Another quotation from the two-page preface: “Should, however, this present edition receive the approbation of our ladies (first) and the public (afterwards), I promise a more interesting “Annual” next year.” This seems to say to the 16 ladies of 1878 that their literary works were boring. There were no further Annuals.
There is no current listing on the net of a copy for sale anywhere in the world.
The book is not in Ferguson, John Alexander Ferguson, Bibliography of Australia, Sydney, Angus & Robertson, 1941 to 1986, 8 volumes, though Hopkins’ Confessions of a Cynic is listed as number 10534.
It does not appear in Ross Burnet (editor), Australian Book Collector’s price guide, Uralla, Australian Book Collector, 2001, 9e, the famous ABC price guide, for many years followed so slavishly by some booksellers and some bookbuyers.
Brian Howes produced five volumes of Guide to Fine and Rare Australasian Books in 1986, 1991, 1992, 1995 and 1998. Volume 1 was published by the author in Wagga Wagga, and the rest by Magpie Books in Angaston, South Australia, where Howes has run a bookshop for many years. Not one of the five mentions the Annual.
In October 2006, the successful reference for prices was Jennifer Alison and Barbara Palmer (compilers), Australian and Pacific Book prices Current 1973, Sydney, O.P. Books, 1974 and their similar book of one year later. They note an Annual offered for sale at $26, and a damaged one at $9; probably the damage was that the copy had been in a library. The $26 is $200, $250 or more in today’s prices.
The ABC, Howes, and Alison & Palmer are very good references that I use every month, in addition to using the net.
Margaret Woodhouse compiled Australian Book Auction Records 1973-1974, and her Bookshop in Sydney published it the next year, 1975. Five biennial editions appeared. After a gap of seven years, Jill Burdon, in Canberra, started series 2, publishing ABAR biennially until volume 8, for 19981999, came out in 2000. Fiona Kells has continued with series 3, publishing so far in 2002, 2004 and 2006. Checking ABAR shows that Christie’s sold an Annual for $16 in Sydney in 1973 and, in 1977, Webster-F&G in Launceston found a buyer with $30.
We see that hardly anyone mentions the book, and it’s certainly not on the net. We cannot rely on the net to answer all of our questions. When next in Melbourne, I’ll do more work on the publication of the Annual. I think it is a very rare book.
One piece doesn’t even have an attached pseudonym. The Cockatoo is a poem for children and is “a leaf” from Grandmamma’s Verse-book for Young Australia (preparing for publication). A serial that comes out three times a year is Margin, life and letters of early Australia, edited in Canberra by Victor Crittenden. It is lucky for me that the only copy I have is issue No 64, November 2004, since, when glancing at it idly, I found an article that identified Grandmamma.
This started me on an attempt to find out more about all of the ladies. After Ferguson, I used William H Wilde et al, The Oxford Companion to Australian Literature, Melbourne, OUP, 1985. The well-known reference, Australian Dictionary of Biography, 1788-1939, 12 volumes plus an index, plus a two volume Biographical Register 1788-1939 containing brief notes on lesser personages, which has been extended by 4 volumes to 1980, and there is a supplement volume 17 covering 1580 to 1980. I consulted 13 out of these 20 volumes. After all that, references have been found for only five ladies; there remain six with names and five with pseudonyms to be traced, as well as two others mentioned at the start of the book, Mrs Scott-Siddons and the dedicatee, Miss Evelin Carmichael. There is more work to be done.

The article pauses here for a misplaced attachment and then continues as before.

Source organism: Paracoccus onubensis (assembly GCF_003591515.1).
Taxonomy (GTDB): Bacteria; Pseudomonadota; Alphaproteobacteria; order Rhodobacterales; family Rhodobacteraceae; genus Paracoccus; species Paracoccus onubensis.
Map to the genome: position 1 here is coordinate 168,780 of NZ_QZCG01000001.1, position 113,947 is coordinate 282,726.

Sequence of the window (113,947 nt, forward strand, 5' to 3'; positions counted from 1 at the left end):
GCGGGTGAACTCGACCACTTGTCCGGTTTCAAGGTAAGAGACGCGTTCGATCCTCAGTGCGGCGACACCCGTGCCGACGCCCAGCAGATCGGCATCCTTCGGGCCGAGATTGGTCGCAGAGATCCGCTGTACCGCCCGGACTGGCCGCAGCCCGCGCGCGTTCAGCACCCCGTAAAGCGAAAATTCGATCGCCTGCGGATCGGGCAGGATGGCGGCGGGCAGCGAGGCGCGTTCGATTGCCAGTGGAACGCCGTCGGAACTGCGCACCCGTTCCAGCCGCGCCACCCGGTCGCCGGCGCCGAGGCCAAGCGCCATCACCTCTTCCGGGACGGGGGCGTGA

It is a very rare book. Why am I so enthused? Indeed, I became enthused as soon as I opened it. Well, I’m a Flinders Islander, and I collect Tasmaniana. Doesn’t that sound a bit like alcoholics anonymous? “My name is Doug and I’m an alcoholic.” “My name is Doug and I collect Tasmaniana.” I hope you are all saying: “Hello, Doug.” There are many similarities between book collecting and alcoholism, as both are addictions.
One of the contributions is by Louisa Anne Meredith (1812-1895), a poem written in July 1873 to her husband, with a gift of a Swiss clock, after 34 years of marriage. This poem is what caught my eye in the pavilion. Meredith spent most of her life in Tasmania and published a number of books that are now expensive. She is also Grandmamma. When the Annual was published, she was 66 and Hopkins about 29. It is a fair bet that he kept pestering her until she gave him the two poems.
I suspect that most collectors of Meredith do not know of her appearance in Hopkins’ collection; of course, the poems are very minor ones in her canon. Vivienne Rae-Ellis, Louisa Anne Meredith, a tigress in exile, Hobart, Blubber Head Press, 1979, has a bibliography, but it does not mention the Annual. Under “Pamphlets”, the first poem, the one of 1873 to her husband, together with another written after his death on 2 March 1880, is listed as being in a private collection. Under “Journals”, this poem is located at page 447 of Once a Month Magazine in 1886.
The publication date for the Annual is Melbourne Cup Day 1878. As Grandmamma’s Verse-book, put out in 1878, could well have appeared just in time for the Christmas market, it is possible that the first publication of The Cockatoo was in the Annual. Indeed, both of Meredith’s poems could have been published first there. Further investigation is warranted.
I am delighted to have the book. Especially for Tasmania buffs, I think it is worth much, much more than $250. The Annual is a work in progress.